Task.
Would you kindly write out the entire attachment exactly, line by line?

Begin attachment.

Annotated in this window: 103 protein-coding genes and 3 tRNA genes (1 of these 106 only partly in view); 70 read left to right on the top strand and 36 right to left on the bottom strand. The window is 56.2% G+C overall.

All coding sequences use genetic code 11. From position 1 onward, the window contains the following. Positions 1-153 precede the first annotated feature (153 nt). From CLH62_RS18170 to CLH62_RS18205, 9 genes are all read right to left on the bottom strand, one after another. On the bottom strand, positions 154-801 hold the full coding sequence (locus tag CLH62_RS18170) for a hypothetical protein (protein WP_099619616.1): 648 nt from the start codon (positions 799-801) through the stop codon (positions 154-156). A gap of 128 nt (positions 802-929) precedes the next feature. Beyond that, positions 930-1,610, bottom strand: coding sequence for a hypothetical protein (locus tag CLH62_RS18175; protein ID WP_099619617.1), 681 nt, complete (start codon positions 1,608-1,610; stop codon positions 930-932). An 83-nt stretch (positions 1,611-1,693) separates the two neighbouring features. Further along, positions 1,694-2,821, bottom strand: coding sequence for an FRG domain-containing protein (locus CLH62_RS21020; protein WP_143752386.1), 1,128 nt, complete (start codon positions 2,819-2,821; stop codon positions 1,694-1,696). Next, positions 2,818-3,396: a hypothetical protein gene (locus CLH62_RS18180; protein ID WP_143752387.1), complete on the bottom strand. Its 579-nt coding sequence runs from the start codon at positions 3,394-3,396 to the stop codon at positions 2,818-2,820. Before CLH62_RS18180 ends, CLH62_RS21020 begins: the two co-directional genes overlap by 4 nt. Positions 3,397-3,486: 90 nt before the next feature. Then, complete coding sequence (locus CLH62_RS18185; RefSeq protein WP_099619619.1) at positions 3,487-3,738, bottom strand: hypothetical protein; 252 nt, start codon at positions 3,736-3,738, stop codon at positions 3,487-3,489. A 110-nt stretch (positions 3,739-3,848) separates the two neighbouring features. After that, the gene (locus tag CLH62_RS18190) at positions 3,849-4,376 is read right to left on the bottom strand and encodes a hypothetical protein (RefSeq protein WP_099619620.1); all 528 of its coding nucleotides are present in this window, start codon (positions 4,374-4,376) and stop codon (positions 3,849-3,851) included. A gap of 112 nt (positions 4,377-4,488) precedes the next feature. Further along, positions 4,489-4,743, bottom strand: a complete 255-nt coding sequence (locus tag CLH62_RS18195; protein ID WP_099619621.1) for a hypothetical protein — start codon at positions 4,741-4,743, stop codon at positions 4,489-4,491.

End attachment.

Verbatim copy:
Annotated in this window: 103 protein-coding genes and 3 tRNA genes (1 of these 106 only partly in view); 70 read left to right on the top strand and 36 right to left on the bottom strand. The window is 56.2% G+C overall.

All coding sequences use genetic code 11. From position 1 onward, the window contains the following. Positions 1-153 precede the first annotated feature (153 nt). From CLH62_RS18170 to CLH62_RS18205, 9 genes are all read right to left on the bottom strand, one after another. On the bottom strand, positions 154-801 hold the full coding sequence (locus tag CLH62_RS18170) for a hypothetical protein (protein WP_099619616.1): 648 nt from the start codon (positions 799-801) through the stop codon (positions 154-156). A gap of 128 nt (positions 802-929) precedes the next feature. Beyond that, positions 930-1,610, bottom strand: coding sequence for a hypothetical protein (locus tag CLH62_RS18175; protein ID WP_099619617.1), 681 nt, complete (start codon positions 1,608-1,610; stop codon positions 930-932). An 83-nt stretch (positions 1,611-1,693) separates the two neighbouring features. Further along, positions 1,694-2,821, bottom strand: coding sequence for an FRG domain-containing protein (locus CLH62_RS21020; protein WP_143752386.1), 1,128 nt, complete (start codon positions 2,819-2,821; stop codon positions 1,694-1,696). Next, positions 2,818-3,396: a hypothetical protein gene (locus CLH62_RS18180; protein ID WP_143752387.1), complete on the bottom strand. Its 579-nt coding sequence runs from the start codon at positions 3,394-3,396 to the stop codon at positions 2,818-2,820. Before CLH62_RS18180 ends, CLH62_RS21020 begins: the two co-directional genes overlap by 4 nt. Positions 3,397-3,486: 90 nt before the next feature. Then, complete coding sequence (locus CLH62_RS18185; RefSeq protein WP_099619619.1) at positions 3,487-3,738, bottom strand: hypothetical protein; 252 nt, start codon at positions 3,736-3,738, stop codon at positions 3,487-3,489. A 110-nt stretch (positions 3,739-3,848) separates the two neighbouring features. After that, the gene (locus tag CLH62_RS18190) at positions 3,849-4,376 is read right to left on the bottom strand and encodes a hypothetical protein (RefSeq protein WP_099619620.1); all 528 of its coding nucleotides are present in this window, start codon (positions 4,374-4,376) and stop codon (positions 3,849-3,851) included. A gap of 112 nt (positions 4,377-4,488) precedes the next feature. Further along, positions 4,489-4,743, bottom strand: a complete 255-nt coding sequence (locus tag CLH62_RS18195; protein ID WP_099619621.1) for a hypothetical protein — start codon at positions 4,741-4,743, stop codon at positions 4,489-4,491.